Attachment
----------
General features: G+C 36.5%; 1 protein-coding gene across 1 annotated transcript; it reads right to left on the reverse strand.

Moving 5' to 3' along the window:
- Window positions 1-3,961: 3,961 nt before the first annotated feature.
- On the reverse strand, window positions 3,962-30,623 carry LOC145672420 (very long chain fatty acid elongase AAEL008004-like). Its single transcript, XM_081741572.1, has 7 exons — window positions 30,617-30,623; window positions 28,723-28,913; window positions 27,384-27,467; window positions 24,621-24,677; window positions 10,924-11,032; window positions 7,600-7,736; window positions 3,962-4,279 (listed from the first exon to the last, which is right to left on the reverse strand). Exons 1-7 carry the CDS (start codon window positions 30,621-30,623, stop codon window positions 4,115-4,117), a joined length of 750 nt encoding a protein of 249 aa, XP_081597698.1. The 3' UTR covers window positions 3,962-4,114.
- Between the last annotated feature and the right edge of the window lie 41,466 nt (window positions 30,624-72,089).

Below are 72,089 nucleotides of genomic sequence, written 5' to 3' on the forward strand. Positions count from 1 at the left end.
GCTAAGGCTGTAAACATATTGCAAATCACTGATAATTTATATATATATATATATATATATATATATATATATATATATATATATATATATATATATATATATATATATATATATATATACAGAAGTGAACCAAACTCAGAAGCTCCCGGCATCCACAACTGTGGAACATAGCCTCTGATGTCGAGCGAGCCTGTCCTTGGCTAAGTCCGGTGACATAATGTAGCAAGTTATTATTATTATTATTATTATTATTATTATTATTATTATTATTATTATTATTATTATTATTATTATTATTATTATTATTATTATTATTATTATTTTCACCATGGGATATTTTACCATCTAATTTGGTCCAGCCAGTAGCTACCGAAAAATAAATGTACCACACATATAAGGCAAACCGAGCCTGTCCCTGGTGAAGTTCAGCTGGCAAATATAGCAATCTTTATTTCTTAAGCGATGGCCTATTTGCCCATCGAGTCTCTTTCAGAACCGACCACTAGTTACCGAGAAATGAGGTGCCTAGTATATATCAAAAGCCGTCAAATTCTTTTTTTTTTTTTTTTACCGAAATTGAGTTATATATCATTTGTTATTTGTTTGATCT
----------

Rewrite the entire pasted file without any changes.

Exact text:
General features: G+C 36.5%; 1 protein-coding gene across 1 annotated transcript; it reads right to left on the reverse strand.

Moving 5' to 3' along the window:
- Window positions 1-3,961: 3,961 nt before the first annotated feature.
- On the reverse strand, window positions 3,962-30,623 carry LOC145672420 (very long chain fatty acid elongase AAEL008004-like). Its single transcript, XM_081741572.1, has 7 exons — window positions 30,617-30,623; window positions 28,723-28,913; window positions 27,384-27,467; window positions 24,621-24,677; window positions 10,924-11,032; window positions 7,600-7,736; window positions 3,962-4,279 (listed from the first exon to the last, which is right to left on the reverse strand). Exons 1-7 carry the CDS (start codon window positions 30,621-30,623, stop codon window positions 4,115-4,117), a joined length of 750 nt encoding a protein of 249 aa, XP_081597698.1. The 3' UTR covers window positions 3,962-4,114.
- Between the last annotated feature and the right edge of the window lie 41,466 nt (window positions 30,624-72,089).

Below are 72,089 nucleotides of genomic sequence, written 5' to 3' on the forward strand. Positions count from 1 at the left end.
GCTAAGGCTGTAAACATATTGCAAATCACTGATAATTTATATATATATATATATATATATATATATATATATATATATATATATATATATATATATATATATATATATATATATATATACAGAAGTGAACCAAACTCAGAAGCTCCCGGCATCCACAACTGTGGAACATAGCCTCTGATGTCGAGCGAGCCTGTCCTTGGCTAAGTCCGGTGACATAATGTAGCAAGTTATTATTATTATTATTATTATTATTATTATTATTATTATTATTATTATTATTATTATTATTATTATTATTATTATTATTATTATTATTATTATTTTCACCATGGGATATTTTACCATCTAATTTGGTCCAGCCAGTAGCTACCGAAAAATAAATGTACCACACATATAAGGCAAACCGAGCCTGTCCCTGGTGAAGTTCAGCTGGCAAATATAGCAATCTTTATTTCTTAAGCGATGGCCTATTTGCCCATCGAGTCTCTTTCAGAACCGACCACTAGTTACCGAGAAATGAGGTGCCTAGTATATATCAAAAGCCGTCAAATTCTTTTTTTTTTTTTTTTACCGAAATTGAGTTATATATCATTTGTTATTTGTTTGATCT